On the other hand, for a gene to be transcribed it must become physically accessible to transcriptional machinery; histone acetylation by HAT causes uncoiling of DNA and results in an open chromatin structure. Genes are thus accessible to transcription factors and gene expression occurs, which consequently produces proteins.

http://www.youtube.com/watch?v=eYrQ0EhVCYA(external link)

Chromatin remodelling

Chromatin remodelling is the addition or removal of chemical groups to or from histone proteins, which ultimately alter gene expression patterns. The process of modifying chemical groups can lead to either open or closed chromatin and is of vital importance to the proper functioning of all eukaryotic cells.

In recent years, researchers have discovered a great deal about chromatin remodeling, including the roles that different protein complexes, histone variants, and biochemical modifications play in this process.

Various molecules called chromatin remodelers provide the mechanism for modifying chromatin and allowing transcription signals to reach their destinations on the DNA strand. Currently, investigators know that chromatin remodelers are large, multiprotein complexes that use the energy of ATP hydrolysis to mobilize and restructure nucleosomes. Recall that nucleosomes wrap 146 base pairs of DNA in approximately 1.7 turns around a histone-octamer disk, and the DNA inside each nucleosome is generally inaccessible to DNA-binding factors. Remodelers are thus necessary to provide access to the underlying DNA to enable transcription, chromatin assembly, DNA repair, and other processes. Just how remodelers convert the energy of ATP hydrolysis into mechanical force to mobilize the nucleosome, and how different remodeler complexes select which nucleosomes to move and restructure, remains unknown, however.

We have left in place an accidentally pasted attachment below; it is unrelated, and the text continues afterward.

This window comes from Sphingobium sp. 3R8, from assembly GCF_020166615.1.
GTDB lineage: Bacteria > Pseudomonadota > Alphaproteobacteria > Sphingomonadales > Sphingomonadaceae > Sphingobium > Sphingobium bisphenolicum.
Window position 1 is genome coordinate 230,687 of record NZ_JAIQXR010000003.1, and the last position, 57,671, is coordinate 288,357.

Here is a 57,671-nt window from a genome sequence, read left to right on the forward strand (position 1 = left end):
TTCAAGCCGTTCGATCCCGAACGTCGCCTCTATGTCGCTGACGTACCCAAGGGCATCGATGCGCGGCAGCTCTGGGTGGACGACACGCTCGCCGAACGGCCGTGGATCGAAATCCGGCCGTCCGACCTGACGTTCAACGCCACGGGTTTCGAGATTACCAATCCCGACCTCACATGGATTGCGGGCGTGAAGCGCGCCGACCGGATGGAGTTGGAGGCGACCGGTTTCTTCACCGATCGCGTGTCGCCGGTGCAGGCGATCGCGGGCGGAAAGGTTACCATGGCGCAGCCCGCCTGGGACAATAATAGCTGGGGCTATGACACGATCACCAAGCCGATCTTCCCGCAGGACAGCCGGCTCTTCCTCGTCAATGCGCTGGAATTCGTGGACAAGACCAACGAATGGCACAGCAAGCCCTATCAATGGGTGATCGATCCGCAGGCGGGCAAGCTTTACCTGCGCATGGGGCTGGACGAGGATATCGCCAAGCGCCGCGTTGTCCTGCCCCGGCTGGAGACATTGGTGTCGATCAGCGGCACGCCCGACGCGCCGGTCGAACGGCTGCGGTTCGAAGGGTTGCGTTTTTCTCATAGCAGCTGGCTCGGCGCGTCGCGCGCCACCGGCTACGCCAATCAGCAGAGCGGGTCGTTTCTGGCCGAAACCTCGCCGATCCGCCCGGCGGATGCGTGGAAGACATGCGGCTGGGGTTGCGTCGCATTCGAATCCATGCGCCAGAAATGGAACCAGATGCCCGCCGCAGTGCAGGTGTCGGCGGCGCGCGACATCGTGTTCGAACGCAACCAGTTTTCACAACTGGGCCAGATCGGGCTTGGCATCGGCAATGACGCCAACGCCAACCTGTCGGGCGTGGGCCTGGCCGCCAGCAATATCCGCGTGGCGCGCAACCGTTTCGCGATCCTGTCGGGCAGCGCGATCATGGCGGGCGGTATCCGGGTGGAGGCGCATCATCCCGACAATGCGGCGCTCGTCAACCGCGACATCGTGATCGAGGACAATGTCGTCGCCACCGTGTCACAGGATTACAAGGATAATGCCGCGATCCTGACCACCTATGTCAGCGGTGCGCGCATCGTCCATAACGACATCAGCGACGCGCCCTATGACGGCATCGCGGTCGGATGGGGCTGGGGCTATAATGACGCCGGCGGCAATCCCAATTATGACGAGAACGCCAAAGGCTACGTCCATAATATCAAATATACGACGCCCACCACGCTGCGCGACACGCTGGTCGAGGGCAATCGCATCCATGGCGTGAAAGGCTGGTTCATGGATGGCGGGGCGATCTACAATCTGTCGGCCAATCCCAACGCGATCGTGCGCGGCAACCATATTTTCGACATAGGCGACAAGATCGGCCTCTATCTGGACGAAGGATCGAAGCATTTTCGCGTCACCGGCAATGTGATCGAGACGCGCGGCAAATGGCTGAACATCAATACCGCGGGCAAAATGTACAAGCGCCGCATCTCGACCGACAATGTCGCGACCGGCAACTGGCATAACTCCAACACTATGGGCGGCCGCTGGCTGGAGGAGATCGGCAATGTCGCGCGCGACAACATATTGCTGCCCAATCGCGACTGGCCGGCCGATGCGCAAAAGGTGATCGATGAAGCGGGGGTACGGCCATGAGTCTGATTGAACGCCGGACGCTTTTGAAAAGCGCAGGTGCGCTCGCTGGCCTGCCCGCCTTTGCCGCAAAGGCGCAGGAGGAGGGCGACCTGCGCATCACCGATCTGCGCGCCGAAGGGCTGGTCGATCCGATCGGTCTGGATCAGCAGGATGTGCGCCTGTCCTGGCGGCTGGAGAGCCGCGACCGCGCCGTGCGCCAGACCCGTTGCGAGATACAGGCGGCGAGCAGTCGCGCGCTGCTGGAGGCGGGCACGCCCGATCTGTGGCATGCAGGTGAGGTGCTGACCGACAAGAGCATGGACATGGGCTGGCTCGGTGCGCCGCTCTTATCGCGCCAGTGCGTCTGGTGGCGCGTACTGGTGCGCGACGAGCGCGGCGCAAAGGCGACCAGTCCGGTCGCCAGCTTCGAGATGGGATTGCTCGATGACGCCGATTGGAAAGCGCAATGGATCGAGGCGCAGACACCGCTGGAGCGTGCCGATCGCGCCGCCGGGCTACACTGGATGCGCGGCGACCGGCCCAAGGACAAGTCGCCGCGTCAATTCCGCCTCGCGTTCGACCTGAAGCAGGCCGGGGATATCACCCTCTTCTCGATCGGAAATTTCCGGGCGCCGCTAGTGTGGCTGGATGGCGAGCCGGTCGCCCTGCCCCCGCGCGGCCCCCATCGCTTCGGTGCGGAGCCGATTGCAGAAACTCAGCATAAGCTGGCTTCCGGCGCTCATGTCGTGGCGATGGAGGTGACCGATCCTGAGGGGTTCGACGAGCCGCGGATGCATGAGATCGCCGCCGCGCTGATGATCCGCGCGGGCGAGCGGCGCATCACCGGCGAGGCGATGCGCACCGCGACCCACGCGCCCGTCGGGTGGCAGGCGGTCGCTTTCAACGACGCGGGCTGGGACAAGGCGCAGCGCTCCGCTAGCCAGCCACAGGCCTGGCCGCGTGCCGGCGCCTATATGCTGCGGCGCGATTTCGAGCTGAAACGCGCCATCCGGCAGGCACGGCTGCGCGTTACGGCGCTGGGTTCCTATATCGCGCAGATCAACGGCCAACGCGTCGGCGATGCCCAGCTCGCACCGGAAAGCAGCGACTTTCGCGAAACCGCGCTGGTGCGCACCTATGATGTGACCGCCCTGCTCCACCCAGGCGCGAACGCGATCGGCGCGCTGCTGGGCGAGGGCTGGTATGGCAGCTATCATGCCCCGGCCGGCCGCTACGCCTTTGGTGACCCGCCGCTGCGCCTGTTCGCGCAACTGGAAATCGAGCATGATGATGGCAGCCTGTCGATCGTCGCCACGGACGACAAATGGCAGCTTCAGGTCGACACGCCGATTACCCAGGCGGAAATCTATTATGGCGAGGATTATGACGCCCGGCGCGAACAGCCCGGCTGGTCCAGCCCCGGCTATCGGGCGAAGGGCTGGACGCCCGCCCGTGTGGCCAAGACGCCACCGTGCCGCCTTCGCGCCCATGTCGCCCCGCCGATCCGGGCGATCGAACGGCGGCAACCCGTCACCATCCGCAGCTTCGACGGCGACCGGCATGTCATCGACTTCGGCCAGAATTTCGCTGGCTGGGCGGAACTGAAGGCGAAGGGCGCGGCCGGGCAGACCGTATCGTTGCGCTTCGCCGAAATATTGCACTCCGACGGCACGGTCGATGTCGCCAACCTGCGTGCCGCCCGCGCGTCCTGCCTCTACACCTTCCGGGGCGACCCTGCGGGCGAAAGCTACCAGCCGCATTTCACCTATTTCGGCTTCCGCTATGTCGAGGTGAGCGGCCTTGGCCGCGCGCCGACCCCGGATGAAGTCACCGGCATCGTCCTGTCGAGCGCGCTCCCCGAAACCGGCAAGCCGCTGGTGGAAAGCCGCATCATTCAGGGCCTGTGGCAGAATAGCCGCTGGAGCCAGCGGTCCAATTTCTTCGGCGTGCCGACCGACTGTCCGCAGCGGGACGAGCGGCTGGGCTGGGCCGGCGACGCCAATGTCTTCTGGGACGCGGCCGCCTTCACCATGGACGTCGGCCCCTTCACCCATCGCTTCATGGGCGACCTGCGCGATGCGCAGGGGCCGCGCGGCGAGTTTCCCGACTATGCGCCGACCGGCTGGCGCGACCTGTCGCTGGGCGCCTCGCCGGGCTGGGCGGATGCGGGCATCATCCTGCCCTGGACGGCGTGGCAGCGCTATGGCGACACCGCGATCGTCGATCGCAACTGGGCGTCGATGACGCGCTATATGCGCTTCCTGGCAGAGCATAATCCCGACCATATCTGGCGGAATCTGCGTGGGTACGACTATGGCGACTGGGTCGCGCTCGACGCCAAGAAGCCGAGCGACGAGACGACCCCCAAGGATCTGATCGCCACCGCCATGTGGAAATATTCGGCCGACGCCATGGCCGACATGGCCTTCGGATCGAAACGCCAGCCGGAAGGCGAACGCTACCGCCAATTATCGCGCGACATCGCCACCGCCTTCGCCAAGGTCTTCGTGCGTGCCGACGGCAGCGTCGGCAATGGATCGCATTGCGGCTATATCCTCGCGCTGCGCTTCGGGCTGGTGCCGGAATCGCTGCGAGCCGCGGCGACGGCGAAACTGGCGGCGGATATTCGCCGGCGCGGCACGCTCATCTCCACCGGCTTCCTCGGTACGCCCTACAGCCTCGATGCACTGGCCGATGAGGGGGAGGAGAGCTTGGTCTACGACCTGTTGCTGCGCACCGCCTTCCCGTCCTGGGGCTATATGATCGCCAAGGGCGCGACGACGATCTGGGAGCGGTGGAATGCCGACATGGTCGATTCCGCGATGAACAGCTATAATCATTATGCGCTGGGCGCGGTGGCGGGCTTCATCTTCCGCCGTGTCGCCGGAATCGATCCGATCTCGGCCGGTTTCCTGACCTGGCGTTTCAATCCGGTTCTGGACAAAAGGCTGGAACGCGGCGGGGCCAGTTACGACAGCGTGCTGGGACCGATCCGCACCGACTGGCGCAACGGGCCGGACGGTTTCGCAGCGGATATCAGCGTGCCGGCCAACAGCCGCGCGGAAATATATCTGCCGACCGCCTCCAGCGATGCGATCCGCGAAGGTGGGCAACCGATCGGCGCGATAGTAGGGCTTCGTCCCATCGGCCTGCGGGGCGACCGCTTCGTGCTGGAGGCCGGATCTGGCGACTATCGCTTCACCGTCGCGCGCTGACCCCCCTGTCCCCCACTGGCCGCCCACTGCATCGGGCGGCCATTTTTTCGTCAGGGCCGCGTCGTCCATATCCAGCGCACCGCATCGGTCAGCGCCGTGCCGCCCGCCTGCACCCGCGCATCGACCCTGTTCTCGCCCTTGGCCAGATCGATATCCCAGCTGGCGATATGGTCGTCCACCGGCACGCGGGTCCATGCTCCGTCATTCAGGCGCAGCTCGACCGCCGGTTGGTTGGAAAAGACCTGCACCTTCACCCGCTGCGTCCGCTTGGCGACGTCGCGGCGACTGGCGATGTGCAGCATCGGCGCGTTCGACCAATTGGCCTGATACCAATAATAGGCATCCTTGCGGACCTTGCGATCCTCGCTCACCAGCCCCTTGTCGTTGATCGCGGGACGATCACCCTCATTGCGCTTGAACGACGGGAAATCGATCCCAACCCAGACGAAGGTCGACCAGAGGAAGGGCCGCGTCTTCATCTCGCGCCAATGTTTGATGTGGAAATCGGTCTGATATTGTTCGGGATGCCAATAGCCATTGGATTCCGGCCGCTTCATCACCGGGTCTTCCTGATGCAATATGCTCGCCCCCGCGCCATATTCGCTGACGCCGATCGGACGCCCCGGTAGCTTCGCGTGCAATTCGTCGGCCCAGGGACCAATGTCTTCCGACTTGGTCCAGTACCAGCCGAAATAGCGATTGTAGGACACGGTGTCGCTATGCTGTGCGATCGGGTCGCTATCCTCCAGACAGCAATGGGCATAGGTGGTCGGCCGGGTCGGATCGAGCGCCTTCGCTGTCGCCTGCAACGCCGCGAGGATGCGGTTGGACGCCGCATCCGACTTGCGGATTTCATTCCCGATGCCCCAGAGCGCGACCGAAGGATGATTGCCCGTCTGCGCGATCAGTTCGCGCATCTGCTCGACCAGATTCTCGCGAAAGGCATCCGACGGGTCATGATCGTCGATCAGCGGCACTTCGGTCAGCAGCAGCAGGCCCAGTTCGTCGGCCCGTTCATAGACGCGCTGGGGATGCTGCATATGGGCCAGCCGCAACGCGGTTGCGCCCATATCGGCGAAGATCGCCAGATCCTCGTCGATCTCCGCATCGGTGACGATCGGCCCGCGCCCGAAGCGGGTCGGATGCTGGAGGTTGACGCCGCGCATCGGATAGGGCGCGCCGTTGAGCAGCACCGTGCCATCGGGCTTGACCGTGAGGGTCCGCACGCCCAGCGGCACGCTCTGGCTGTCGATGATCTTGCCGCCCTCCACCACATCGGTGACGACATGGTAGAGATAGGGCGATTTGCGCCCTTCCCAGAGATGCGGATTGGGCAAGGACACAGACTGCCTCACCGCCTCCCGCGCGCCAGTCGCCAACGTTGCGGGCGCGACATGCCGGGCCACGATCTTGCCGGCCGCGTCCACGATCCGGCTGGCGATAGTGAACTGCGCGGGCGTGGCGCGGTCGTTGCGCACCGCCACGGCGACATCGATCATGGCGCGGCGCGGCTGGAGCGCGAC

Remodelers are partitioned into five families, each with specialized biological roles. Nonetheless, all remodelers contain a subunit with a conserved ATPase domain. In addition to the conserved ATPase, each remodeler complex also possesses unique proteins that specialize it for its unique biological role. However, because all remodelers move nucleosomes and all such movement is ATP dependent, mobilization is most likely a property of the conserved ATPase subunit.

The ATPase domains of remodelers are similar in sequence and structure to known DNA-translocating proteins in viruses and bacteria. Recent evidence from the SWI/SNF and ISWI remodeler families has also revealed that remodeler ATPases are directional DNA translocases that are capable of the directional pumping of DNA. But how is this property applied to nucleosomes? It seems that the ATPase binds approximately 40 base pairs inside the nucleosome, from which location it pumps DNA around the histone-octamer surface. This enables the movement of the nucleosome along the DNA, thus permitting the exposure of the DNA to regulatory factors.

The additional domains and proteins that are attached to the ATPase are important for nucleosome selection, and they also help regulate ATPase activity. These attendant proteins bind to histones and nucleosomal DNA, and their binding to these molecules is affected by the histone modification state. The modification state helps determine whether the nucleosome is an appropriate substrate for a remodeler complex.

The composition of nucleosomes is not set in stone, however. Indeed, canonical histones can themselves be replaced by histone variants or modified by specific enzymes, thereby making the surrounding DNA more or less accessible to the transcriptional machinery.

So far, a number of histone variants have been found and localized to specific areas of chromatin. For instance, H2A.Z is a variant of H2A and is often enriched near relatively inactive gene promoters. Interestingly, H2A.Z does not take its place during replication when the chromatin structure is established. Instead, the chromatin remodeling complex SWR1 catalyzes an ATP-dependent exchange of H2A in the nucleosome for H2A.Z.